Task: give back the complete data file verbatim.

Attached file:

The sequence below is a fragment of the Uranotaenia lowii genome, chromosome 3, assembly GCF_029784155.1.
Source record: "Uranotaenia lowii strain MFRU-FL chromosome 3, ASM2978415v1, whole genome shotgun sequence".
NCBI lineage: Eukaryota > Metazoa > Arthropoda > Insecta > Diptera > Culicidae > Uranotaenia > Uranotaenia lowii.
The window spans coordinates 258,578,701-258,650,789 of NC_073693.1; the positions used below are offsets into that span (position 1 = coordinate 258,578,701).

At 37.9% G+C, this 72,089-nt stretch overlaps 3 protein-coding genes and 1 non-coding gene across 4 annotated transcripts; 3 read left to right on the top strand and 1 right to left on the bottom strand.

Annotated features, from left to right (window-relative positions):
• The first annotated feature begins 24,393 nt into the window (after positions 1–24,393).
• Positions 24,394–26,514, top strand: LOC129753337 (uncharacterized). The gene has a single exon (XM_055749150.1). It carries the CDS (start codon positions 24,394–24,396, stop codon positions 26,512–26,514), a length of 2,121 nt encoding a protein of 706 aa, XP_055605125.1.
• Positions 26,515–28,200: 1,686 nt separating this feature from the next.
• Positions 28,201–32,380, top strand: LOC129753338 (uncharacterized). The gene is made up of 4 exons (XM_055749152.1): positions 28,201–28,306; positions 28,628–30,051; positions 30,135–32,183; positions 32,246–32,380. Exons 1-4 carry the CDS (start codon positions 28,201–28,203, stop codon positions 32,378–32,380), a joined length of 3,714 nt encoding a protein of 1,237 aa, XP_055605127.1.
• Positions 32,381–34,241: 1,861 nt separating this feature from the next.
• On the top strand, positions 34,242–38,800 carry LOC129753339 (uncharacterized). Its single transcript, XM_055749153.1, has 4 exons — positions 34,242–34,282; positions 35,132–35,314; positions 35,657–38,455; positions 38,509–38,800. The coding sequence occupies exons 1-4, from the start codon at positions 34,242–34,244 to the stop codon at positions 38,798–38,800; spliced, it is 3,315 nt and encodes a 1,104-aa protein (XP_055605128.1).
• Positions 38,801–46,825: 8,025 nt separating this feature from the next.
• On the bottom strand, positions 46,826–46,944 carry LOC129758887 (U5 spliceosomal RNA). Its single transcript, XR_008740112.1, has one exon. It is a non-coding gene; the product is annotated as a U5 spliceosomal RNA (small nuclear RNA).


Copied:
The sequence below is a fragment of the Uranotaenia lowii genome, chromosome 3, assembly GCF_029784155.1.
Source record: "Uranotaenia lowii strain MFRU-FL chromosome 3, ASM2978415v1, whole genome shotgun sequence".
NCBI lineage: Eukaryota > Metazoa > Arthropoda > Insecta > Diptera > Culicidae > Uranotaenia > Uranotaenia lowii.
The window spans coordinates 258,578,701-258,650,789 of NC_073693.1; the positions used below are offsets into that span (position 1 = coordinate 258,578,701).

At 37.9% G+C, this 72,089-nt stretch overlaps 3 protein-coding genes and 1 non-coding gene across 4 annotated transcripts; 3 read left to right on the top strand and 1 right to left on the bottom strand.

Annotated features, from left to right (window-relative positions):
• The first annotated feature begins 24,393 nt into the window (after positions 1–24,393).
• Positions 24,394–26,514, top strand: LOC129753337 (uncharacterized). The gene has a single exon (XM_055749150.1). It carries the CDS (start codon positions 24,394–24,396, stop codon positions 26,512–26,514), a length of 2,121 nt encoding a protein of 706 aa, XP_055605125.1.
• Positions 26,515–28,200: 1,686 nt separating this feature from the next.
• Positions 28,201–32,380, top strand: LOC129753338 (uncharacterized). The gene is made up of 4 exons (XM_055749152.1): positions 28,201–28,306; positions 28,628–30,051; positions 30,135–32,183; positions 32,246–32,380. Exons 1-4 carry the CDS (start codon positions 28,201–28,203, stop codon positions 32,378–32,380), a joined length of 3,714 nt encoding a protein of 1,237 aa, XP_055605127.1.
• Positions 32,381–34,241: 1,861 nt separating this feature from the next.
• On the top strand, positions 34,242–38,800 carry LOC129753339 (uncharacterized). Its single transcript, XM_055749153.1, has 4 exons — positions 34,242–34,282; positions 35,132–35,314; positions 35,657–38,455; positions 38,509–38,800. The coding sequence occupies exons 1-4, from the start codon at positions 34,242–34,244 to the stop codon at positions 38,798–38,800; spliced, it is 3,315 nt and encodes a 1,104-aa protein (XP_055605128.1).
• Positions 38,801–46,825: 8,025 nt separating this feature from the next.
• On the bottom strand, positions 46,826–46,944 carry LOC129758887 (U5 spliceosomal RNA). Its single transcript, XR_008740112.1, has one exon. It is a non-coding gene; the product is annotated as a U5 spliceosomal RNA (small nuclear RNA).